Meanwhile, members of the alleged “kind and gentler” department bristled with anger at the orders as violence continued to spread around them. One officer I spoke with blames the mayor’s office for the lack of an organization and support for the department, citing resentment over how officers were told to play nice while watching City Hall support charges against their peers.

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“We weren’t told not to do our jobs, if you know what I’m saying,” he says. “But you’ve got officers who are scared now. Officers who are in fear of being charged with shit. Officers are scared that another incident might happen. It’s not a common thing, but the uprising and the riots that have been going on for years. That’s been common. Freddie Gray is a recent example, but we’ve had blocks of fights all times of the year.”

The cops aren’t wrong in feeling unsupported by those at City Hall. According to one BPD street cop, the city has continued to handle basic internal affairs disastrously. He says that low-ranking cops, many of whom are activated on holiday-weekends, are still being shorted on regular-hours pay.

“They fucking ruined our paychecks again. We were always screwed from the state of emergency money, [but] two weeks ago we didn’t get paid regular working hours. A week ago we didn’t get regular [work hours] overtime, say if someone worked 15-hours. It’s so fucked up. Everybody’s shit is fucked up,” he says. “No one picks up when you call. When we complain, nothing happens. The city can cut checks, but they only cut checks for sergeants. They didn’t cut checks for everyone who needed to get paid. They only cut checks for the supervisors and said ‘Fuck y’all,’ to the rest of us.”

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He goes on to say that communications within the department are severely lacking and that basic procedural issues are addressed only for show, specifically referencing protective gear issued to cops.

“People are missing crotch protectors and leg protectors and helmets. So now, they’ve got half of this stuff and everyone has to go ask for the other half,” he says. “They order shipments but it’s nobody’s job to make sure that officers have what they need. Nobody. When we’re called to put gear on, they just put everything in a box truck and then come to you and say, ‘Come get your shit.’ It’s crazy. Then two days later, you can’t ask for what’s missing.”

The theme here is how much is being done for show, and how little of it has to do with working with the community at large. As the unrest within the department is starting to make itself known, the city has started backpedalling in an effort to show support to the FOP. Commissioner Batts apologized to the police union earlier this week. From the Baltimore Sun, who obtained a recording of the closed meeting:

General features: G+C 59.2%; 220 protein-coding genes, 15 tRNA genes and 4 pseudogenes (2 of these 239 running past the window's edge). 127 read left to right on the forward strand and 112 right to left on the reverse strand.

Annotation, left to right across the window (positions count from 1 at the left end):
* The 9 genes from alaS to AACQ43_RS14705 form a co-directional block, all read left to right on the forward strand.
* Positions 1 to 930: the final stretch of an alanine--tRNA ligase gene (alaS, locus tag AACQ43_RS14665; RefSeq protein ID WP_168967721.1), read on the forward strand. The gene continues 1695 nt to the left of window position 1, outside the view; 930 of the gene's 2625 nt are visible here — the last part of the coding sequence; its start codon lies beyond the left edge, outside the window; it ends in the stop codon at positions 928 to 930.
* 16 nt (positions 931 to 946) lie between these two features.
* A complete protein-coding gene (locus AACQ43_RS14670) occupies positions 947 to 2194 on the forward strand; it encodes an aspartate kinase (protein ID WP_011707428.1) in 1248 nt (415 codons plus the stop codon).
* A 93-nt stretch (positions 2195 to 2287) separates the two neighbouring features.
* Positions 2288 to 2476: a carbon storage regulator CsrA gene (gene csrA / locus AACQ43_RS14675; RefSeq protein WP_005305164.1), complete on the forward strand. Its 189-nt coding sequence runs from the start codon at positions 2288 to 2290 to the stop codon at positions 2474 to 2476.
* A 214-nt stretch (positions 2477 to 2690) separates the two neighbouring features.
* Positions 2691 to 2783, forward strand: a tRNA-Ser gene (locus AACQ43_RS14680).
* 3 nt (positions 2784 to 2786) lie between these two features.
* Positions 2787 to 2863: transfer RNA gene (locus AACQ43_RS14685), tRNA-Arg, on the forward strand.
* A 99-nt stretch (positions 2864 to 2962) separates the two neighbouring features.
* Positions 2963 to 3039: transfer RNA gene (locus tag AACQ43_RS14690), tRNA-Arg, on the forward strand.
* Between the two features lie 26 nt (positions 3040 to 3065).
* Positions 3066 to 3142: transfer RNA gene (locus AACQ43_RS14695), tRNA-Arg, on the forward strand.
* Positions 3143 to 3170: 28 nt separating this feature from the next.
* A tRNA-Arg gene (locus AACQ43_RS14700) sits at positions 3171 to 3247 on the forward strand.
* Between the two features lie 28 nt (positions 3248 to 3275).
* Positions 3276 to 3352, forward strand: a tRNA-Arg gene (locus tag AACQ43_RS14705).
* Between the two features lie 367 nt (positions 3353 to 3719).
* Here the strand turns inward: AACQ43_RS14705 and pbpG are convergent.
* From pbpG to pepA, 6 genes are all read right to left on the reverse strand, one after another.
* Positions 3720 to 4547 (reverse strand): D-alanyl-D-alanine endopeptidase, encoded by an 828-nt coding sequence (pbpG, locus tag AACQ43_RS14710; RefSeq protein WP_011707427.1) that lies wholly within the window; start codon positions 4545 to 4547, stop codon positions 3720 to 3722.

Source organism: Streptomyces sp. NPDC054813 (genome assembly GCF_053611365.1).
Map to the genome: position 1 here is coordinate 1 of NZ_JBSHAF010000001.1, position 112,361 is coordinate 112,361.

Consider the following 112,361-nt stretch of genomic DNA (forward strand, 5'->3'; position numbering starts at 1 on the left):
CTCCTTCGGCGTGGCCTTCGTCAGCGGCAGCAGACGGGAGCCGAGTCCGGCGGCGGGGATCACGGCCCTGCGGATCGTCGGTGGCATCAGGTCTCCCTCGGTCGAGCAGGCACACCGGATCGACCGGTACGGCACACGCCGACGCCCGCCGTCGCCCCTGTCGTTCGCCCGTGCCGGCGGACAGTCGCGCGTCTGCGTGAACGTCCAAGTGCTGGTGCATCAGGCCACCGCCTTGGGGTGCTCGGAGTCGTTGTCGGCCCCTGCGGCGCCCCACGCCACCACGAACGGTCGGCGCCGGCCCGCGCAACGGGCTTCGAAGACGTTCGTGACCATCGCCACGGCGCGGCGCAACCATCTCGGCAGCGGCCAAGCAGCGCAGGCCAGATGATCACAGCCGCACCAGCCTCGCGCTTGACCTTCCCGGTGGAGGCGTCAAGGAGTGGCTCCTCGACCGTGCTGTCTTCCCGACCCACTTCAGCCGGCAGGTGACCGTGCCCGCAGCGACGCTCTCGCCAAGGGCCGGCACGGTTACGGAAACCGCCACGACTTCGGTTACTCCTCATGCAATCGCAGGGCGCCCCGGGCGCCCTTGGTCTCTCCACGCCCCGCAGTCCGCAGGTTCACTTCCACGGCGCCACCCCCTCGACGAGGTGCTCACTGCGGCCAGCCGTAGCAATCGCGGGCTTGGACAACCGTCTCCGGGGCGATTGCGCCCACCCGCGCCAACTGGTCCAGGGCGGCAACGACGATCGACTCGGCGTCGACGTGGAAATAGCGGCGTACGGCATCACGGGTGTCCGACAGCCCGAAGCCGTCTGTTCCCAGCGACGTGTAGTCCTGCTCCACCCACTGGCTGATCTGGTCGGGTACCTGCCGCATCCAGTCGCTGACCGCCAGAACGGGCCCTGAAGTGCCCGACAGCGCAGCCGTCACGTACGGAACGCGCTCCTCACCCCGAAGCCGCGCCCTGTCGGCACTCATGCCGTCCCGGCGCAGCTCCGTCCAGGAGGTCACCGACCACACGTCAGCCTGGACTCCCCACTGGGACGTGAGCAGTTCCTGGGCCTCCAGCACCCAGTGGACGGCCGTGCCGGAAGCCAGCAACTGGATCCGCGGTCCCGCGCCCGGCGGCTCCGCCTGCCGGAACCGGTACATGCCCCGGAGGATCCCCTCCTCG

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“People think we’re down. People are giving up on us,” Batts said. “I mean this with all my heart: We need to show how fucking good we are. ... I stand ready to lead you out of this.”

Elsewhere, the Fraternal Order of Police released another statement, claiming that police are “under siege”:

The criminals are taking advantage of the situation in Baltimore since the unrest. Criminals feel empowered now. There is no respect. Police are under siege in every quarter. They are more afraid of going to jail for doing their jobs properly than they are of getting shot on duty. Right now they can go to jail for following Supreme Court decisions such as Illinois v. Wardlow. The Baltimore States Attorney’s Office essentially overturned the Supreme Court’s decision. We hope that all leadership will come together to support the police to move the community forward.

The memo was perfectly timed, as more and more police officers have begun to talk to the press. The ever-conservative Sean Hannity interviewed an anonymous police officer on his FOX show, while GQ, Esquire, and other culture magazines have recently interviewed former BCPD officers about the current turn of events. A non-profit called Police Organization Providing Peer Assistance (POPPA!) has even sent NYPD officers to Baltimore over the past few days to help them get through this ... difficult time.

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The BCPD officer I spoke with warns that people from within the department flip-flopping so regularly will only increase tension. “[Officers] are like, ‘Man, fuck this place!’ You know what I mean? People are just doing what they gotta do,” he says. “Officers think, ‘We got to take care of our own. We got to take care of each other.’ The mayor and State’s Attorney are the first to sell us out to the press. It’s like, c’mon. I know you had to charge [the officers involved with Gray’s death], but at least defend us on TV and shit. I get it. I get the charges. But if they can’t pay us and are also on TV fucking us, making our jobs harder, fuck that.”

I ask the mother I had been speaking to what she thought about this—the behind-the-scenes tension between cops and the mayor’s office, between cops and citizens, between citizens and the media. “Let me be clear, this is nothing new,” she says in a serious tone. “Who knows what will happen next? We just live our lives every day, we protect our kids. The rest of this? Who knows. It’s good now but here we’re always living one senseless death away from it all going to hell.”


Photos via Getty.